Tonight was a wonderful evening with my good friend Joey Mutis from the Electric Farm.  Joey brought out a good crowd of his fans and, for a DNO, there were people in the house for a change. Joe is an introvert, to say the least, but as the night wore on, he really opened up, usually to explain why he wouldn’t play a request, and then proceed to play a verse or two. That’s all that was needed in this informal situation. I made a quip about Joey’s next album Fragments. It turned out to be quite appropo.

Since a lot of the folks were new to the DNO concept of chat and interaction, I had to do some work to establish the idea, and these folks were not ready to sing at all. I abused them immediately. We did Green, Green Rocky Road to start out with and off we went. Joey was unsure of the evening from the get go, and I assured him we’d be fine. Joey gave me homework: Cuppa Tea (Halleluyah, Rosalie!) and one of his tunes. I had some time to learn some mandolin on those, and pulled it of, enough to rest poor Joey’s mind. Joey was his usual rambling self, but that’s what endears him to so many people, very, very similar to my friend John Gorka’s vulnerability on stage. I said that people lean into to his songs and make it personal.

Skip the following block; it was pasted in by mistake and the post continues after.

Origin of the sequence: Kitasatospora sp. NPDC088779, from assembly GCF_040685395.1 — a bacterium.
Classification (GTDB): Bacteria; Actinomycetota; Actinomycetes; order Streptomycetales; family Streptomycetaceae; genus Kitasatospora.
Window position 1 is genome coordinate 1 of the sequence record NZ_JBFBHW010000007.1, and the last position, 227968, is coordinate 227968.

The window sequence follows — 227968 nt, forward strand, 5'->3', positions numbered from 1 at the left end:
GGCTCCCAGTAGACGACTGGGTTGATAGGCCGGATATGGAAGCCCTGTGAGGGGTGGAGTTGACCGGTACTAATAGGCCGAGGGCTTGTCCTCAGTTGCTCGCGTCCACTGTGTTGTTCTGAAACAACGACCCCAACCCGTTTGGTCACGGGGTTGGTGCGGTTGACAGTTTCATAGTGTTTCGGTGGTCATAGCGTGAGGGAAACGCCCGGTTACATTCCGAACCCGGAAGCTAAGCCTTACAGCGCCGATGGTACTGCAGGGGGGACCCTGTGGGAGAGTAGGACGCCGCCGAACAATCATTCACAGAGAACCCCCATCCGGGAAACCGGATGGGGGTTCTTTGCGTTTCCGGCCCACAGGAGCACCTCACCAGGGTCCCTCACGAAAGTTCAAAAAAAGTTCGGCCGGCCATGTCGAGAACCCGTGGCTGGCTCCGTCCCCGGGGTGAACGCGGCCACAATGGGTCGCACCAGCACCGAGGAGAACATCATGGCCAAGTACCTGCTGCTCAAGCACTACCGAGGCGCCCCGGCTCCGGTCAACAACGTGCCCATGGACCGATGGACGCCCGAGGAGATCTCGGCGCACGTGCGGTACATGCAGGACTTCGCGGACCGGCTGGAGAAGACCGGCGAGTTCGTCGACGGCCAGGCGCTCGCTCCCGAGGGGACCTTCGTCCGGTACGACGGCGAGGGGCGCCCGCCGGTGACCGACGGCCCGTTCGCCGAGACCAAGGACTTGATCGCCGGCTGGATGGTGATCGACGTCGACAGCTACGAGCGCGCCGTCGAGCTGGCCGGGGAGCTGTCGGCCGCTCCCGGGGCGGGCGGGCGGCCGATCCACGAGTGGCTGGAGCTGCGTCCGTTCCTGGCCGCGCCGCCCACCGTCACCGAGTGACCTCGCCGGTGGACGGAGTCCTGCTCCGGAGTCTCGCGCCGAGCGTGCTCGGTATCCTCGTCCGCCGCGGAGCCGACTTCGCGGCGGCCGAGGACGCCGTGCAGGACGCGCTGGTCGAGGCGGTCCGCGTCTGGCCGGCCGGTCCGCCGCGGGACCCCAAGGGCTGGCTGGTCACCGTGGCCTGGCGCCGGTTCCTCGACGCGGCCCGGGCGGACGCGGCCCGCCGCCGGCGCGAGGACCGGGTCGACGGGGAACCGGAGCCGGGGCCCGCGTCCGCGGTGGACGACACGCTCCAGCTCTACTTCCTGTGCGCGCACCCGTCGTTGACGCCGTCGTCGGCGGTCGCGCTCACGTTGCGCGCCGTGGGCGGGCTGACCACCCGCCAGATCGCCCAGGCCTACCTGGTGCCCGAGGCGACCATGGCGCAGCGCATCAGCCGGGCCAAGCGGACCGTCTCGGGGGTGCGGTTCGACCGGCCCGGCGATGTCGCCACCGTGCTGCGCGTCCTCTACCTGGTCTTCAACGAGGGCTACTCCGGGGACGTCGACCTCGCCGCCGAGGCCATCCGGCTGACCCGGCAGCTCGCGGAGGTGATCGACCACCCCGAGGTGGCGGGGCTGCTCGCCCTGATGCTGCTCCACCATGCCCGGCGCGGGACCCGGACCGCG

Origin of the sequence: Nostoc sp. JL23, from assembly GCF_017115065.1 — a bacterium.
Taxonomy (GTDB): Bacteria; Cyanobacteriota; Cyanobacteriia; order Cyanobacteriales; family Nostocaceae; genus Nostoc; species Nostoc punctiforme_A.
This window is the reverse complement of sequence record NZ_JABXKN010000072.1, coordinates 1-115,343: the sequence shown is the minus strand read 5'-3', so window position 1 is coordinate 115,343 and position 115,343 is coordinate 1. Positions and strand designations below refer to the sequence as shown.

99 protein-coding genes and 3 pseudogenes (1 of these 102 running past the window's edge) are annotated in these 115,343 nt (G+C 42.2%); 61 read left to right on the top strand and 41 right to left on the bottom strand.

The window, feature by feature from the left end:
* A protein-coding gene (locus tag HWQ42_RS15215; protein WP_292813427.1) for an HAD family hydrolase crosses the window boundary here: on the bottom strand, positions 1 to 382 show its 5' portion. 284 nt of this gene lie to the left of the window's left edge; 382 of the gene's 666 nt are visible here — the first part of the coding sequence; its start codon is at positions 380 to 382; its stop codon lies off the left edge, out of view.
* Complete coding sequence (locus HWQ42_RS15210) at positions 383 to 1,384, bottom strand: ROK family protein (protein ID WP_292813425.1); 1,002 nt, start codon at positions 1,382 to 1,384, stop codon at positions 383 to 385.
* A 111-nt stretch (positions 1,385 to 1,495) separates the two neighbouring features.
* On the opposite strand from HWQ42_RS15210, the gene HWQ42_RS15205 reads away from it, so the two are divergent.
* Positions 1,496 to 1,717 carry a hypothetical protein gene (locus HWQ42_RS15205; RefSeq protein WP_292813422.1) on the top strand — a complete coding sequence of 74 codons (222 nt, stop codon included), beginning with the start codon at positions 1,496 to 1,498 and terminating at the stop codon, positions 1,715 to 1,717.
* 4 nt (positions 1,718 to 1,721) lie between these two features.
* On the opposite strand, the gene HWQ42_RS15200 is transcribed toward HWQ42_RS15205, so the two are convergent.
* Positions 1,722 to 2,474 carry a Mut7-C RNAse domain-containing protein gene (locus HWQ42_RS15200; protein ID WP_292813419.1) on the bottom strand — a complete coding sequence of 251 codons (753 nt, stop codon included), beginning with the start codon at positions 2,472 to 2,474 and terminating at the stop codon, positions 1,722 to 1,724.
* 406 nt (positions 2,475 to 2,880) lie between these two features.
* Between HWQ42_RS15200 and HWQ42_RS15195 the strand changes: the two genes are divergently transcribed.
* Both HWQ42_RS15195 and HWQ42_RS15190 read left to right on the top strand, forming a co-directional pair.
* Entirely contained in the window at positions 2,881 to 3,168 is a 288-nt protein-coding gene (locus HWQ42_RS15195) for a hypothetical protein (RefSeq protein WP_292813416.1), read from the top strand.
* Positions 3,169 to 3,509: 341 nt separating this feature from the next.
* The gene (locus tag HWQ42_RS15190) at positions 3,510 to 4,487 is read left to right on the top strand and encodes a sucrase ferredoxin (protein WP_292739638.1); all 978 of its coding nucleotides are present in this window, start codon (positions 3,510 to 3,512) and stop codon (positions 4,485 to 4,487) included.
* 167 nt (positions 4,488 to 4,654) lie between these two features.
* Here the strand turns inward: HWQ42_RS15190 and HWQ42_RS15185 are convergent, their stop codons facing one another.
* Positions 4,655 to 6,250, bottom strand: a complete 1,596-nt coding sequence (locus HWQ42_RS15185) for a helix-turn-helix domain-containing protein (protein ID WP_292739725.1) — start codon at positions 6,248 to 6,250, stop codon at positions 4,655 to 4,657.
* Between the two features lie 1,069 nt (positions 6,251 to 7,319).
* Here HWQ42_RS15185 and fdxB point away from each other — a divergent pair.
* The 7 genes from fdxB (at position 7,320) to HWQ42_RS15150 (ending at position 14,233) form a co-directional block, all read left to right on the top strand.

I had the chance to play a couple of my tunes, with Joey playing some really nice leads as he let me establish the song. Giants came off well, and Joey and I did some extensions of the tune, new ear candy for a fairly new song. The keeper of the evening was our rendition of Bruce Cockburn’s Creation Dream, a tune that is one of my favorite personal guitar pieces, but one I could never be able to sing in the key I can play it. Joey heard me do this back in my Beck Road days at a picnic, and we connected then on its brilliance. Out of the blue, Joey offered to sing it tonight. It was a big full circle for us both, and with my friend. There was some nice two guitar stuff going on between us, and, again, a chance to expand on old/new stuff and create some really nice music on the spot.

The audience was initially unsure, but gradually Joey warmed up, there were a few really nice questions that Joey fielded adeptly. Joe is a good storyteller, though fragmented, and engages his audience with intelligence, just like his music does, as well.

One woman complimented me on her way out the door. She was familiar with my kids’ work, and she sensed that the tools I used tonight to engage both Joe and his audience were very much the ones I use with kids. That’s something I will have to ponder for a while.

It was nice to have people in the house for a Dave’s Night Out! It was really good evening of music and intelligence and a little bit of art, too.